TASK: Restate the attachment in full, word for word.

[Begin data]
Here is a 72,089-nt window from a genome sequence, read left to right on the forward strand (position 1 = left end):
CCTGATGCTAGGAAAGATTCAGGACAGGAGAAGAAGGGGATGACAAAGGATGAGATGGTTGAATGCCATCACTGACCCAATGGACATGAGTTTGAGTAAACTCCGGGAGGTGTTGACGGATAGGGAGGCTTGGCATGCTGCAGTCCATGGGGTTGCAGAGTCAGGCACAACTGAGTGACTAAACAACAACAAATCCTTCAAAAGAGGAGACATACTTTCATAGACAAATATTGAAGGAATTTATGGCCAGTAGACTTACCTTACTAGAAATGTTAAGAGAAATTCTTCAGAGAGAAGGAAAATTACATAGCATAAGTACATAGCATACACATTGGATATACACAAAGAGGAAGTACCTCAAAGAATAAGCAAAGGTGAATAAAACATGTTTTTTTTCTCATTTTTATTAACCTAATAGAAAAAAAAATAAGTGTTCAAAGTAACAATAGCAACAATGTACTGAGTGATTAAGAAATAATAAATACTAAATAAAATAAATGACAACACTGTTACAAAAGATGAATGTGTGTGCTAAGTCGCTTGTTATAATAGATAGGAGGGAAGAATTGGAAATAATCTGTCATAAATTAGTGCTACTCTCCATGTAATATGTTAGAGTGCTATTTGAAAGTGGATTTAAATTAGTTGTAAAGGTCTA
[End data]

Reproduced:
Here is a 72,089-nt window from a genome sequence, read left to right on the forward strand (position 1 = left end):
CCTGATGCTAGGAAAGATTCAGGACAGGAGAAGAAGGGGATGACAAAGGATGAGATGGTTGAATGCCATCACTGACCCAATGGACATGAGTTTGAGTAAACTCCGGGAGGTGTTGACGGATAGGGAGGCTTGGCATGCTGCAGTCCATGGGGTTGCAGAGTCAGGCACAACTGAGTGACTAAACAACAACAAATCCTTCAAAAGAGGAGACATACTTTCATAGACAAATATTGAAGGAATTTATGGCCAGTAGACTTACCTTACTAGAAATGTTAAGAGAAATTCTTCAGAGAGAAGGAAAATTACATAGCATAAGTACATAGCATACACATTGGATATACACAAAGAGGAAGTACCTCAAAGAATAAGCAAAGGTGAATAAAACATGTTTTTTTTCTCATTTTTATTAACCTAATAGAAAAAAAAATAAGTGTTCAAAGTAACAATAGCAACAATGTACTGAGTGATTAAGAAATAATAAATACTAAATAAAATAAATGACAACACTGTTACAAAAGATGAATGTGTGTGCTAAGTCGCTTGTTATAATAGATAGGAGGGAAGAATTGGAAATAATCTGTCATAAATTAGTGCTACTCTCCATGTAATATGTTAGAGTGCTATTTGAAAGTGGATTTAAATTAGTTGTAAAGGTCTA